You'll find some intuition in the many elementary ways of showing the eigenvalues of a real symmetric matrix are all real: https://mathoverflow.net/questions/118626/real-symmetric-matrix-has-real-eigenvalues-elementary-proof/118640#118640

In particular, the quadratic form $x^TAx$ occurs naturally in the Rayleigh quotient, and symmetric matrices provide what's arguably the most natural way of exhibiting a large family of matrices whose eigenvalues are real. See the Courant minimax theorem for example: https://en.wikipedia.org/wiki/Courant_minimax_principle

Also symmetric, strictly positive definite matrices are the only set of matrices which can define a non-trivial inner product, along with an induced norm: $d(x,y)=\langle x,Ay\rangle=x^TAy$. This is because by definition for real vectors $x,y$ $d(x,y)=d(y,x)$ for all $x,y$ and $\|x\|^2=x^TAx>0$ for $x\neq 0$. In this way, symmetric positive definite matrices can be viewed as ideal candidates for coordinate transforms.

This latter property is absolutely key in the area of support vector machines , specifically kernel methods and the kernel trick, where the kernel must be symmetric positive to induce the right inner product. Indeed Mercer's theorem generalizes the intuitive properties of symmetric matrices to functional spaces.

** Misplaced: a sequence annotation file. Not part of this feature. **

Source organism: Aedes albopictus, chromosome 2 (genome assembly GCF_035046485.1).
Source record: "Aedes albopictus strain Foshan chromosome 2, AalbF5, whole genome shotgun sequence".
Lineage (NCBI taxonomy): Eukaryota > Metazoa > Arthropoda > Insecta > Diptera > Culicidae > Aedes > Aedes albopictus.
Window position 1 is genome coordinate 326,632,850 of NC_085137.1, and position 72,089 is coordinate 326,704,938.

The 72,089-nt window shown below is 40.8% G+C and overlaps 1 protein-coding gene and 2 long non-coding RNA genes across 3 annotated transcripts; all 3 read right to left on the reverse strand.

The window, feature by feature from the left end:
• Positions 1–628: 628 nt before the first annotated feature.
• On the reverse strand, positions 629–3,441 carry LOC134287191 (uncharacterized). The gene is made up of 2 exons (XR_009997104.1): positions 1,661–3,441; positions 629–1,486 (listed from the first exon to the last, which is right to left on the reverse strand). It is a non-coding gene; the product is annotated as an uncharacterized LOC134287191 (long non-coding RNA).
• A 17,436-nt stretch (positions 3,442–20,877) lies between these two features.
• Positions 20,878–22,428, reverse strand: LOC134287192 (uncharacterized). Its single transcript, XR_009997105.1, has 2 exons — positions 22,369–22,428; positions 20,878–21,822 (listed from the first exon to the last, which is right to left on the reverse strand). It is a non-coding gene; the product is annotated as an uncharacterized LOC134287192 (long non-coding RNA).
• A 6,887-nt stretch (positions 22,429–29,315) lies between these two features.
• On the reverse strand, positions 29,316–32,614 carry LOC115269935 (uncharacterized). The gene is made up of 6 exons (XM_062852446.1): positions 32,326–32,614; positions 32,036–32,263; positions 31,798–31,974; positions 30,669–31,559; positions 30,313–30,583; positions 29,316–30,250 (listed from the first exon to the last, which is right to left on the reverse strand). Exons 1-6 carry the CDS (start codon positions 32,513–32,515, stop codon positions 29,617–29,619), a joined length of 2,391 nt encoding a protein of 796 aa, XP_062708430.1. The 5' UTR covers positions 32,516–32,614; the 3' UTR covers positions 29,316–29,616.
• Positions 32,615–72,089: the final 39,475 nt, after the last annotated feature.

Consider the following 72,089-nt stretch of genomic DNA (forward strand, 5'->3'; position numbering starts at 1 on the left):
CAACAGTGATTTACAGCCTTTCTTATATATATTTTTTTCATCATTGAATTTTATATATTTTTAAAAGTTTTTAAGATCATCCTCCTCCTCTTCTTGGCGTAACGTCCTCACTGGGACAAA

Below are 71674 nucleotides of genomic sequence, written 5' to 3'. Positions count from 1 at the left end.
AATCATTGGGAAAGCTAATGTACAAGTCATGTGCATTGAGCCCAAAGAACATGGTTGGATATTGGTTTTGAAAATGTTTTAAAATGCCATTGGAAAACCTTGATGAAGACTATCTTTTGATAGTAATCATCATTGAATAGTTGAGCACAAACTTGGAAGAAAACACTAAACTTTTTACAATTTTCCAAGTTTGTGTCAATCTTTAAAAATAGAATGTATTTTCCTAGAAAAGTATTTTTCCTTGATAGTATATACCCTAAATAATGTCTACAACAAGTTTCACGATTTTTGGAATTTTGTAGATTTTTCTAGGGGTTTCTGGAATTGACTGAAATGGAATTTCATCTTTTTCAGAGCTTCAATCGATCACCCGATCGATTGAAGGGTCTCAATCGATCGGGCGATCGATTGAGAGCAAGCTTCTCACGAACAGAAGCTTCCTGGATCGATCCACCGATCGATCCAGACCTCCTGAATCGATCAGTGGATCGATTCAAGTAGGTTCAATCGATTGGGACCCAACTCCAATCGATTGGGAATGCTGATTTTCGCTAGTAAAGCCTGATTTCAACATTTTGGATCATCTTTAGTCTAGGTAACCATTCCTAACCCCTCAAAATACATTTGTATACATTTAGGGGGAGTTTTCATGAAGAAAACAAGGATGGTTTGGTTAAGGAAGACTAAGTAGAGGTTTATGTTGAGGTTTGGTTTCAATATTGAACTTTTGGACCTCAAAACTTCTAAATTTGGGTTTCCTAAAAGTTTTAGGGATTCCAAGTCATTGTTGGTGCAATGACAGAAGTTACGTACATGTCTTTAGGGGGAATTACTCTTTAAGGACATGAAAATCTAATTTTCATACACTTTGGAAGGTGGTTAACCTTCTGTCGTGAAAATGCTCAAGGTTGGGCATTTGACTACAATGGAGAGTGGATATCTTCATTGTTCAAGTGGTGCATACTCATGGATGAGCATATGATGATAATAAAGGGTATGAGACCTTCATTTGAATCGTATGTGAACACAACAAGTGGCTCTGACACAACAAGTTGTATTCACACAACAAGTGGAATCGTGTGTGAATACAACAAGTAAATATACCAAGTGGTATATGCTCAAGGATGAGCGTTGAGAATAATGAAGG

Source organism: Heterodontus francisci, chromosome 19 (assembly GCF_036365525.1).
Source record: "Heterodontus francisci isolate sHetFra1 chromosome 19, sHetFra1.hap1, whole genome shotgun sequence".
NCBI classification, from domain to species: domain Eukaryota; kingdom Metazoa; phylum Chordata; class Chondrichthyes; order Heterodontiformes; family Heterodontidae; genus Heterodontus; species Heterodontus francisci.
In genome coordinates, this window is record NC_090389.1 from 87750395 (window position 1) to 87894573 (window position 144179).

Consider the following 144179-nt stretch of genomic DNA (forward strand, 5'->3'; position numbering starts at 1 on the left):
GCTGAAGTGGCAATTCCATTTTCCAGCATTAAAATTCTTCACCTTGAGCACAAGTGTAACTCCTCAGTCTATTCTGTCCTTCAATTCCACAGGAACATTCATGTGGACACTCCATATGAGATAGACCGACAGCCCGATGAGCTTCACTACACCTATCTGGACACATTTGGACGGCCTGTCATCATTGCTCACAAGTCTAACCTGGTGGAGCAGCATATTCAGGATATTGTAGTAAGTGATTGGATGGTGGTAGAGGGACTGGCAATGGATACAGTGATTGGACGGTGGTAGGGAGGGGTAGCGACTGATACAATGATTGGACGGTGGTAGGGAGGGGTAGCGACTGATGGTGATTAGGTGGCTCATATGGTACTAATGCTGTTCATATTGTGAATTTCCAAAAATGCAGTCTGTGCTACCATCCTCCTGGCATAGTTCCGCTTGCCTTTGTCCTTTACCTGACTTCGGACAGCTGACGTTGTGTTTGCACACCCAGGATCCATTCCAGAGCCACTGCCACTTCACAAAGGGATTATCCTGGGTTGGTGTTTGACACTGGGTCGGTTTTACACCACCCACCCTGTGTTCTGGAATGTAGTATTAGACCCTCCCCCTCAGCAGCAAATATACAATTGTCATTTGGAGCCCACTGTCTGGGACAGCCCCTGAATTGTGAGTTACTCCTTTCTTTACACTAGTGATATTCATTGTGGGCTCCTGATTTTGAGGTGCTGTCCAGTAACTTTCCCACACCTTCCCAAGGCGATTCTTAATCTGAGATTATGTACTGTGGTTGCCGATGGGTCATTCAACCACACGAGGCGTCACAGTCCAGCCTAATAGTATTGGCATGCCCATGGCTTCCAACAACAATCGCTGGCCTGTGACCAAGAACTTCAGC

Geometrically, a positive definite matrix defines a metric, for instance a Riemannian metric, so we can immediately use geometric concepts.

If $x$ and $y$ are vectors and $A$ a positive definite matrix, then $$ d(x,y) = (x-y)^T A (x-y) $$ is a metric (also called distance function).

In addition, positive definite matrices are related to iner product: In $\mathbb{R}^n$, we can define an inner product by $$ \langle x,y \rangle = x^T A y $$ where $A$ as above is positive definite. More, all inner products on $\mathbb{R}^n$ arises in this way.

With respect to optimization (because you tagged your question with the optimization tag), SPD matrices are extremely important for one simple reason - an SPD Hessian guarantees that the search direction is a descent direction. Consider the derivation of Newton's method for unconstrained optimization. First, we form the Taylor expansion of $f(x + \Delta x)$: